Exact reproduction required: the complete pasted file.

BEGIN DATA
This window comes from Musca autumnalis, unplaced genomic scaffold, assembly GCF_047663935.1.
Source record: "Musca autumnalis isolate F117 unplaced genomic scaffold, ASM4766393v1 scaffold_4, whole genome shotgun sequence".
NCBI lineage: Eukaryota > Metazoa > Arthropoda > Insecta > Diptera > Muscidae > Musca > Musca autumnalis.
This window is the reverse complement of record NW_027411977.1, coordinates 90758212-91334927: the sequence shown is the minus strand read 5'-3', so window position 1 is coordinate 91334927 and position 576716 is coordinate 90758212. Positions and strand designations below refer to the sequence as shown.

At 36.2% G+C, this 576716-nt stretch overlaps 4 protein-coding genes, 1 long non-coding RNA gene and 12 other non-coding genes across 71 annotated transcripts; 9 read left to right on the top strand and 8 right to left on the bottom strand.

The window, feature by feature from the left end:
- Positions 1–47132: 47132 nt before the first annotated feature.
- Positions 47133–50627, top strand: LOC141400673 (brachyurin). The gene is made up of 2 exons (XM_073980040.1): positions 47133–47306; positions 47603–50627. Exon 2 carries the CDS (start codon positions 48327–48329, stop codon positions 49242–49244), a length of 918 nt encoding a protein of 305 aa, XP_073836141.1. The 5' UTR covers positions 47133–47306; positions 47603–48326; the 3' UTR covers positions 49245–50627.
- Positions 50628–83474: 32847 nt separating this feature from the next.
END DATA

This window comes from Musca autumnalis, unplaced genomic scaffold, assembly GCF_047663935.1.
Source record: "Musca autumnalis isolate F117 unplaced genomic scaffold, ASM4766393v1 scaffold_4, whole genome shotgun sequence".
NCBI lineage: Eukaryota > Metazoa > Arthropoda > Insecta > Diptera > Muscidae > Musca > Musca autumnalis.
This window is the reverse complement of record NW_027411977.1, coordinates 90758212-91334927: the sequence shown is the minus strand read 5'-3', so window position 1 is coordinate 91334927 and position 576716 is coordinate 90758212. Positions and strand designations below refer to the sequence as shown.

At 36.2% G+C, this 576716-nt stretch overlaps 4 protein-coding genes, 1 long non-coding RNA gene and 12 other non-coding genes across 71 annotated transcripts; 9 read left to right on the top strand and 8 right to left on the bottom strand.

The window, feature by feature from the left end:
- Positions 1–47132: 47132 nt before the first annotated feature.
- Positions 47133–50627, top strand: LOC141400673 (brachyurin). The gene is made up of 2 exons (XM_073980040.1): positions 47133–47306; positions 47603–50627. Exon 2 carries the CDS (start codon positions 48327–48329, stop codon positions 49242–49244), a length of 918 nt encoding a protein of 305 aa, XP_073836141.1. The 5' UTR covers positions 47133–47306; positions 47603–48326; the 3' UTR covers positions 49245–50627.
- Positions 50628–83474: 32847 nt separating this feature from the next.